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EC – Subscription Sample Pack No Discount_Layout 1 16/01/2013 11:59 Page 3       Ethical Corporation • March 2012         ...
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EC – Subscription Sample Pack No Discount_Layout 1 16/01/2013 11:59 Page 9       Ethical Corporation • May 2012           ...
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Ethical corporation – subscription sample pack
Ethical corporation – subscription sample pack
Ethical corporation – subscription sample pack
Ethical corporation – subscription sample pack
Ethical corporation – subscription sample pack
Ethical corporation – subscription sample pack
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Ethical corporation – subscription sample pack

  1. 1. EC – Subscription Sample Pack No Discount_Layout 1 16/01/2013 11:59 Page 1 an to ne Su ceiv p ad d he ed bs e t va re l cr he nce ib an y e a ou to lys r c da is y ar y ou eer BUSINESS INTELLIGENCE FOR CORPORATE RESPONSIBILITY AND SUSTAINABILITY Take a look at the corporate responsibility analysis inside... This pack contains a taster of the kind of analysis we publish every month in our print magazine and everyday on our website. At the back youll see the many benefits of subscribing and how much it costs.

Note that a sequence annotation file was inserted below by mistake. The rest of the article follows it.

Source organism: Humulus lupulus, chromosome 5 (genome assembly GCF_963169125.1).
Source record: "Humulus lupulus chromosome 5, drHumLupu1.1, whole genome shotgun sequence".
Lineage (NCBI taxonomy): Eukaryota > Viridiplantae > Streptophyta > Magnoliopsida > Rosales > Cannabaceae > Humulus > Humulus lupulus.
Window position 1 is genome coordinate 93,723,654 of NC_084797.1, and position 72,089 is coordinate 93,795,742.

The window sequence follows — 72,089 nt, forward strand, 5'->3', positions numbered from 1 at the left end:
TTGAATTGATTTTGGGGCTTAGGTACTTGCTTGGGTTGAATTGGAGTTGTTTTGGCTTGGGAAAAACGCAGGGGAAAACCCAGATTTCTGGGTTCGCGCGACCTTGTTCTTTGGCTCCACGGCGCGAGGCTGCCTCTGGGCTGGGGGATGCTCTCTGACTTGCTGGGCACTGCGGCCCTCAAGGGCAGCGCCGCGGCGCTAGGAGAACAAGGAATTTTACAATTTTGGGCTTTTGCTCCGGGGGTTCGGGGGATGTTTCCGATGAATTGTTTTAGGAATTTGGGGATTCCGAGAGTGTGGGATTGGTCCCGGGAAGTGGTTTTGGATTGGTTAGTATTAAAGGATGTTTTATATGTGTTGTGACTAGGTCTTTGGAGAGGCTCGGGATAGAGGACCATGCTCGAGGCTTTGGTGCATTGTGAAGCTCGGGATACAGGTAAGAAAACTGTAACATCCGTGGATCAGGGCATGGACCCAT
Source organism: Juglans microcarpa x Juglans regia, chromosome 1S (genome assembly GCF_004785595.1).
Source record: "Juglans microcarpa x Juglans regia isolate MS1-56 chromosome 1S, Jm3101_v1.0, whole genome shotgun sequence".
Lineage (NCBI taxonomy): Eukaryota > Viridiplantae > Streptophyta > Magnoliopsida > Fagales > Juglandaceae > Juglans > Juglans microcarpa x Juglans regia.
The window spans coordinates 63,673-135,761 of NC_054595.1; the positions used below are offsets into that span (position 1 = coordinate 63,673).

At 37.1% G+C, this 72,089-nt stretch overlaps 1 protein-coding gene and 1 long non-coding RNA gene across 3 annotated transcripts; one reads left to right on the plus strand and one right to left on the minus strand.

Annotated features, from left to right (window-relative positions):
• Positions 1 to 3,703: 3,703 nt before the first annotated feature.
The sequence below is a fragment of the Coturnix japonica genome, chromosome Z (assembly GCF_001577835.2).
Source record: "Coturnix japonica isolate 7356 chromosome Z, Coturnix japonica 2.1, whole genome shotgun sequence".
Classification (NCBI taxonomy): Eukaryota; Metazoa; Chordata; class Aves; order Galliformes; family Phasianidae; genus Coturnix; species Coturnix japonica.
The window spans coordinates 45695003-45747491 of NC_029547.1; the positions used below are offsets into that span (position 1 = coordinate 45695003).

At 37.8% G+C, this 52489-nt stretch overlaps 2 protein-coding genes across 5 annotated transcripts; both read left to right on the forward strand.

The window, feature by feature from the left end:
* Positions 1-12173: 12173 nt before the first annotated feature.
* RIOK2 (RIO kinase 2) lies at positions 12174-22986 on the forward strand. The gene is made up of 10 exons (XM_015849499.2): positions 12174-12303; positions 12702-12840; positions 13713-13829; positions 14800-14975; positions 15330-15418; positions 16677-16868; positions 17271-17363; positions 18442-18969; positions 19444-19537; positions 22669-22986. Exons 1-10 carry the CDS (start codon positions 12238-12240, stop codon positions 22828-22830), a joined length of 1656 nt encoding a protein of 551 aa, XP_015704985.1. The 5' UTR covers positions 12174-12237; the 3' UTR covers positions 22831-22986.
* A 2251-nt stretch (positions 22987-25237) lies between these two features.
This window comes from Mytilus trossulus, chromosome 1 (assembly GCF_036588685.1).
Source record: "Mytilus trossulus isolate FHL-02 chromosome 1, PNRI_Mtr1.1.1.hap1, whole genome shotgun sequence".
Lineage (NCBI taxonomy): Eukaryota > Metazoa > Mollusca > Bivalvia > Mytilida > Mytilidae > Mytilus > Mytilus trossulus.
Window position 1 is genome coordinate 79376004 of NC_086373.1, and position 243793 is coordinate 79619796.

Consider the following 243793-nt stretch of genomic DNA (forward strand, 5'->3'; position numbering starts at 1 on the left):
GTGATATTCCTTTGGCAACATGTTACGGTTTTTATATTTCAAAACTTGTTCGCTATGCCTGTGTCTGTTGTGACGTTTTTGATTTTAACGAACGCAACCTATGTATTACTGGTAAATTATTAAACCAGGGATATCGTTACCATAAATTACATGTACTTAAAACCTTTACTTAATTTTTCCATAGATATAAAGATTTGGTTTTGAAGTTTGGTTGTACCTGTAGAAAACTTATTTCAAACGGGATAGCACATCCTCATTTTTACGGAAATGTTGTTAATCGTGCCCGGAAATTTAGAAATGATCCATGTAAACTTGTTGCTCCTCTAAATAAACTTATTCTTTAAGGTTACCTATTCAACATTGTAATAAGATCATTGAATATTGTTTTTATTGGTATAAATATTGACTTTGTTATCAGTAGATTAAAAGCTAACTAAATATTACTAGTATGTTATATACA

2. 2. EC – Subscription Sample Pack No Discount_Layout 1 16/01/2013 11:59 Page 2 2 Ethical Corporation – Subscription Sample Pack Ethical Corporation • March 2012 EDHARYRALAITS/DREAMSTIME.COM Essay and manufactured capital (either newly created or existing capital being circulated Re-booting capitalism: the action around the system), accompanied by the under-valuing of natural, social and human agenda for business capital, has led to what the Australian envi- ronmental campaigner Paul Gilding By David Grayson with Melody McLaren described in 2011 as the “Great Disruption” – There are roles for companies and government in devising the future of capitalism in other words “when both Mother Nature and Father Greed have hit the wall at once”9. S intelligence describes the world today tives from, among others, John Kay, Robert U as “VUCA” – volatile, unpredictable, complex and ambiguous. Any reader Reich, Bill Clinton and Jeffrey Sachs3. Simul- taneously, the Economist ran a cover story, Crisis of trust The perceived under-valuing of natural, reflecting on the big issues facing busi- lead editorial and supplement on the return human and social capital in markets has nesses, governments and civil society might of state capitalism, with a picture of Lenin helped to precipitate a crisis of trust for both be forgiven for wishing themselves back in on the magazine cover4. business and government. a mythical earlier time when “life was As well as “moral” and “responsible” In the 2012 Edelman Trust Barometer, simpler” and when we didn’t live in such capitalism, others have spoken about “poor management”, “unethical business interesting times. practices” and “shortcuts that lead to poor Even a cursory Googling session will quality” were perceived as drivers of irre- show the intensity of the debate raging The perceived under-valuing sponsible business behaviour damaging about capitalism. You don’t need to be an of natural, human and social trust in business, while failure to regulate Occupy protester or in the US Tea Party to business behaviour was damaging to trust be deeply troubled by current conditions. capital in markets has helped in government. While government was Capitalism is living in interesting times. to precipitate a crisis expected to take action to protect consumers Politicians, academics and activists around and society from irresponsible business the world are debating the merits of the capi- “conscious capitalism”5 and “long-term behaviour, business needed to be seen to talist system, how and if it could be improved capitalism”6. Al Gore and his business address these issues directly. and, for some, whether this economic system partner David Blood issued a “Manifesto for How did we get here? The erosion of should continue to exist at all. Sustainable Capitalism” – and chose to do trust in business, as well as governments, As an unrecovered political junkie, I am so in the pages of that bible of free-market can be traced to a number of interde- fascinated that right-wing Republicans economics, the Wall Street Journal7. pendent factors. should be the ones to pay for and air a 27- Seven years ago, sustainability • Confusion over what capitalism now minute documentary against Mitt Romney, campaigner Jonathon Porritt called for means, and how it manifests itself. Many the Republican front-runner for the presi- “capitalism as if the world matters” to argue that capitalism as a concept still dential nomination, railing against “Vulture ensure a sustainable future. He identified works, but only with fair competition, Capitalism”1. five types of “capital” – natural (environ- truly voluntary exchanges, information In one week in January, all three of the mental/ecological), human, social and symmetry and the absence of externalities. major UK political party leaders delivered manufactured, as well as financial – that All too often one or more of these condi- speeches on responsible or moral capi- need to be integrated into our accounting of tions do not exist, causing market failure. talism2. The Financial Times ran a series on resources from which we extract value8. • Loosening of regulation. The pendulum Capitalism in Crisis with a range of perspec- Arguably the over-valuing of financial swing from the 1980s onwards against Subscribe now œ+44 (0)207 375 7235 ` @